Prescription Barbiturates have been largely replaced by safer, less addictive medications, making Barbiturate use, abuse, and dependency relatively rare when compared to other addictions like Opiates or Alcohol. That can make it hard for people who use Barbiturates to both recognize that they have a problem, and to find the help they need to overcome their dependency. This is especially true for Barbiturate users who obtain their drugs on the street, or by taking Barbiturates from family members, friends, or even patients who have been prescribed these medications; not only do users need to admit they have a problem, but they might also need to face serious consequences for their drug-seeking behavior.
When you consider all the factors involved, it’s easy to see why Barbiturate dependency is such a complex and difficult disease. Like all forms of substance abuse, Barbiturate addiction impacts every single aspect of the users’ life— their relationships, career, physical health and mental wellness. Being dependent on drugs can be a truly frightening experience, and addiction to Barbiturates can be a vicious cycle – when users start to detox from these drugs, they often feel a flood of uncomfortable emotions such as anxiety, sadness, guilt and anger which drives them to seek relief by taking more drugs.
During the 1950s and 1960s Barbiturate abuse was rampant in the United States; it was a commonly-prescribed drug for everything from insomnia to anxiety and epilepsy. Unfortunately, this led to many overdose deaths, which prompted health officials to recognize that in most cases, the side effects of Barbiturates were far worse than the actual conditions they were being used to treat. Inn 1965 Barbiturates became subject to strict regulations under the Drug Abuse and Control Act, and by the mid 1970s. they had been largely replaced by drugs like diazepam (Valium) and benzodiazepines.
Even though prescriptions of Barbiturates have declined over the past few decades. approximately 2,500 different types of Barbiturates are still manufactured in the U.S., and about 19 million prescriptions for these drugs are dispensed annually. Experts believe that the vast majority of Barbiturates sold on the street come from legal sources and are obtained through fraudulent prescriptions, drug store robberies, and theft from patients. Women are prescribed Barbiturates more often than men, and this class of drugs is used to sedate elderly patients who suffer from dementia.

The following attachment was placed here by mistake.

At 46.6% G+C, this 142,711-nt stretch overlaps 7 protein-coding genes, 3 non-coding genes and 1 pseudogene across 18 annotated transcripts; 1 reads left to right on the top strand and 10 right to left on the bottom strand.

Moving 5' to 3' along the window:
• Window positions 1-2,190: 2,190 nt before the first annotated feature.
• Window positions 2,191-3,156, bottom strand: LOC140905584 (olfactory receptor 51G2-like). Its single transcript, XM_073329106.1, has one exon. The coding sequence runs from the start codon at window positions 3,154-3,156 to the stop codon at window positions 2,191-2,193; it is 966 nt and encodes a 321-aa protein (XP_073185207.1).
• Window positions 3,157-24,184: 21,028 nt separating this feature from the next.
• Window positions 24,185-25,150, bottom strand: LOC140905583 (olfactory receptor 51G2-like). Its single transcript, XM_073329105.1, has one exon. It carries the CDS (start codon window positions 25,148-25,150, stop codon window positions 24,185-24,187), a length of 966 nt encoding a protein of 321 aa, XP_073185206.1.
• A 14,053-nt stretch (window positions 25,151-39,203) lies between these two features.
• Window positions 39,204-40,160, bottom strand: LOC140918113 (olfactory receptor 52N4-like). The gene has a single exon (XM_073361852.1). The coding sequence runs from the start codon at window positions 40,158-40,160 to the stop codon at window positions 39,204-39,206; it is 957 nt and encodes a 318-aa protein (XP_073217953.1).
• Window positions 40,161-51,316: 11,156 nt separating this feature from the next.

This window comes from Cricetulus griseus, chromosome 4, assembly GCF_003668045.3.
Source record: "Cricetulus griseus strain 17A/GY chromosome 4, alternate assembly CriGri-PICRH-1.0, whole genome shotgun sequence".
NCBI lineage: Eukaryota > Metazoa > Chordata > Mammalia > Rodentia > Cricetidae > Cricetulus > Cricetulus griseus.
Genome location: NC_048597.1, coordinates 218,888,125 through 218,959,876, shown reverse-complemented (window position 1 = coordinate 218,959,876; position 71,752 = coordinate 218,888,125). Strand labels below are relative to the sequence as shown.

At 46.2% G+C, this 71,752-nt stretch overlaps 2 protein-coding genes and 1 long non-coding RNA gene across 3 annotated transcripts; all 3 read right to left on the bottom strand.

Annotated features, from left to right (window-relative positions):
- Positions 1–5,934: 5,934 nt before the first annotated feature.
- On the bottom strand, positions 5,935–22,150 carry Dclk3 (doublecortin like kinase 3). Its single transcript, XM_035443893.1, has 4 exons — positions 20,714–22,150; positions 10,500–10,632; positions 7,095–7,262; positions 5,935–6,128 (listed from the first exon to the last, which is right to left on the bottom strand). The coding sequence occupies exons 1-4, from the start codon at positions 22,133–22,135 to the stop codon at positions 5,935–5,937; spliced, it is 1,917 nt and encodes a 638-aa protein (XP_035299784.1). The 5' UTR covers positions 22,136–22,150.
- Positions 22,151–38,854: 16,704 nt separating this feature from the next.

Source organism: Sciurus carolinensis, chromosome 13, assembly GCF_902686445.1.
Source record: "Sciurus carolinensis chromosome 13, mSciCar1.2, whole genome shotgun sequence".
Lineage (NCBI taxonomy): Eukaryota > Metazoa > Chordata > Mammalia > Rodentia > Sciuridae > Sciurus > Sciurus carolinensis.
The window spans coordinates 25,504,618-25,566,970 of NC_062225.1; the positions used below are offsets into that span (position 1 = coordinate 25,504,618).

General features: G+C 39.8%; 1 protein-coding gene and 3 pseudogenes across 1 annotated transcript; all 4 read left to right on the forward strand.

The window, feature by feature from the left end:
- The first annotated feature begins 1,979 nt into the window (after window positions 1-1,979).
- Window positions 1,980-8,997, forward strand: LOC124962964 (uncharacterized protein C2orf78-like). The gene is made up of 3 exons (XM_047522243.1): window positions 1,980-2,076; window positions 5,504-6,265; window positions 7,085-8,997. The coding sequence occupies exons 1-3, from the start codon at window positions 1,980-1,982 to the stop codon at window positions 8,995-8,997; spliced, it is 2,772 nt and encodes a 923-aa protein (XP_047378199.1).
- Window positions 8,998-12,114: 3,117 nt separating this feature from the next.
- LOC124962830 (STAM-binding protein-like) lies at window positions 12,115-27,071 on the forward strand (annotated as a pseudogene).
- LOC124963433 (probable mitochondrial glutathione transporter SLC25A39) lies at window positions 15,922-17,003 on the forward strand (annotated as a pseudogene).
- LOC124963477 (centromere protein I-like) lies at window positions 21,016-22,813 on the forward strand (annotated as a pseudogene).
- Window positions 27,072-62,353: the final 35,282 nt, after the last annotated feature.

Illegal Barbiturates are often smuggled into the U.S. from countries like China, Russia, India, and Hungary, with China producing about 50 percent of the world supply of illegal Barbiturates. Just like with other drugs like heroin and cocaine, there’s a real risk that users who buy Barbiturates from drug dealers may not actually know the dose they’re taking, since the potency of illicit drugs can vary from one pill to the next. This variation in the potency of street Barbiturates has been linked to a number of overdose deaths, because taking even a bit too much of these drugs can lead to respiratory failure and death.
Like all forms of substance abuse, recognizing if you, or someone you care about, has a problem with Barbiturates can be challenging. One of the biggest “red flags” to look for is whether or not you spend a lot of time, and energy, thinking about your drugs – obsessing over when your next dose is, whether or not you can get another prescription from your doctor, or feeling like you need to take more drugs to get the effect you want are all signs of drug dependency. Buying drugs on the street, stealing them from clients or patients, or racking up debt to fund your Barbiturate addiction are also clear indicators that you need help.
Another indication that you’ve developed a dependency on Barbiturates is if you’ve started to mix Barbiturates with alcohol or other drugs. Some users manage to hide their drug abuse from medical professionals and family members by taking a cocktail of substances rather than increasing their dose of Barbiturates. While this strategy might help you conceal your dependency in the short term, it’s like playing Russian Roulette – your next dose could literally kill you.
Fortunately, recovery from Barbiturate dependency is possible – if you get professional help. You’ll need to start your recovery by detoxing, and that should only be done at a licenced detox facility under the close supervision of professional addictions specialists. Going “cold turkey” off of Barbiturates can be dangerous – it can cause seizures, hallucinations, nausea, delirium, and even death, which is why many users taper off, rather than suddenly quit, using these drugs. Detoxing can take anywhere from a few days to a few weeks depending on how long you’ve been addicted for, what other substances you use, and your physical and mental health.
Detox is just one part of the recovery process – to actually overcome your addiction, you need a treatment program. During treatment, you’ll learn about the root cause of your addiction, how to prevent relapse, and ways you can enjoy a healthy, drug-free life.